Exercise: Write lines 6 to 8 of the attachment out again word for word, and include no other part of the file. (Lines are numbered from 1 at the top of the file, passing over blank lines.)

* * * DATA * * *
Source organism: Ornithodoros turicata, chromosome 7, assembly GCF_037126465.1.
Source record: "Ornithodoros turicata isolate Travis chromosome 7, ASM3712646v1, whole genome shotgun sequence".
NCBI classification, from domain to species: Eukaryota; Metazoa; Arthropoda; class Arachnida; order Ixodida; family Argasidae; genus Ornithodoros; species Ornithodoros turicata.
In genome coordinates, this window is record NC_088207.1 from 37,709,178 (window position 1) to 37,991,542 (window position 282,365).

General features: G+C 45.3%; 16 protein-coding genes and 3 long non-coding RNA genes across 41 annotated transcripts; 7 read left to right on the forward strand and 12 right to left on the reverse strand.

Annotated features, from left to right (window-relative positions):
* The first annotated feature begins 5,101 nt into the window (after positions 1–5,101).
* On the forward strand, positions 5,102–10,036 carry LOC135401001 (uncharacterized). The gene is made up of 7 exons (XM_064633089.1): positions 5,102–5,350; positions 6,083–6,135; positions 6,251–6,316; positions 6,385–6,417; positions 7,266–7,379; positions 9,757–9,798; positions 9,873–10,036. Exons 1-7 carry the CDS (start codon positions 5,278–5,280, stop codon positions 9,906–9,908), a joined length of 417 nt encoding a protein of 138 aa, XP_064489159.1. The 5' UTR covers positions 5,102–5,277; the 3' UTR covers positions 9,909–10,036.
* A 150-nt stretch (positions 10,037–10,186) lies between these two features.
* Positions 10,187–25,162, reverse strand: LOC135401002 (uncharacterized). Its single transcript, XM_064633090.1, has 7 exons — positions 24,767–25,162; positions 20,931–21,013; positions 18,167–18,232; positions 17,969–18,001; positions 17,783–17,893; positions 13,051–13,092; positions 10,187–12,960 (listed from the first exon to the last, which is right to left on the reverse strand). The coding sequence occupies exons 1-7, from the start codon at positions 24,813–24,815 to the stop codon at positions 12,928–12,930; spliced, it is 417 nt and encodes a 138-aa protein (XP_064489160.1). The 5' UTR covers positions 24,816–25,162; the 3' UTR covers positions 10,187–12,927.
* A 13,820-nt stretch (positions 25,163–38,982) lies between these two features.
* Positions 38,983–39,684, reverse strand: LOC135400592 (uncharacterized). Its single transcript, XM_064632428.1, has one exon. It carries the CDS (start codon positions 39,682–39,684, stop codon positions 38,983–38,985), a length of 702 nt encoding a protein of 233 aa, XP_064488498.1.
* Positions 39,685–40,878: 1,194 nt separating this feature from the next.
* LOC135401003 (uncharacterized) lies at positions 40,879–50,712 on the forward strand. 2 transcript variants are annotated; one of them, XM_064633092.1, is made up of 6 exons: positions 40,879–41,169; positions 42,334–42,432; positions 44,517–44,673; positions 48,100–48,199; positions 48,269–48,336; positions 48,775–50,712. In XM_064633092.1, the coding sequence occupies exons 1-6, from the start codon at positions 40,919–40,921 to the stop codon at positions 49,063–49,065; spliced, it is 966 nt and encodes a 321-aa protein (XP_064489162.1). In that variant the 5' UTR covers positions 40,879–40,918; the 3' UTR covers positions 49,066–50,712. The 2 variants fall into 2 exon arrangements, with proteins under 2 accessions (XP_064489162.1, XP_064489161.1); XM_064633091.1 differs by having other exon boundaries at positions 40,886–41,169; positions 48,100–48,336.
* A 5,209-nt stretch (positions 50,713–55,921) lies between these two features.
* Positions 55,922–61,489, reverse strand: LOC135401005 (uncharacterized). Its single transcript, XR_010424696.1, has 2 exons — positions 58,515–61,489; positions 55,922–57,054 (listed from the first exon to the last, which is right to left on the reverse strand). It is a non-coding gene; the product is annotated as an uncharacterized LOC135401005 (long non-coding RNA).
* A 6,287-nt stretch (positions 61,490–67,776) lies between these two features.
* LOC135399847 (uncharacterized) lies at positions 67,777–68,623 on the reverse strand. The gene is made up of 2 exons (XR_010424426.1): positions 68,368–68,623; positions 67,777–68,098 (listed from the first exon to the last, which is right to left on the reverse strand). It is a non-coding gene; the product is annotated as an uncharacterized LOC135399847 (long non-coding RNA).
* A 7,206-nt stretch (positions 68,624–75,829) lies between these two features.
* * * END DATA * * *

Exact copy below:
Annotated features, from left to right (window-relative positions):
* The first annotated feature begins 5,101 nt into the window (after positions 1–5,101).
* On the forward strand, positions 5,102–10,036 carry LOC135401001 (uncharacterized). The gene is made up of 7 exons (XM_064633089.1): positions 5,102–5,350; positions 6,083–6,135; positions 6,251–6,316; positions 6,385–6,417; positions 7,266–7,379; positions 9,757–9,798; positions 9,873–10,036. Exons 1-7 carry the CDS (start codon positions 5,278–5,280, stop codon positions 9,906–9,908), a joined length of 417 nt encoding a protein of 138 aa, XP_064489159.1. The 5' UTR covers positions 5,102–5,277; the 3' UTR covers positions 9,909–10,036.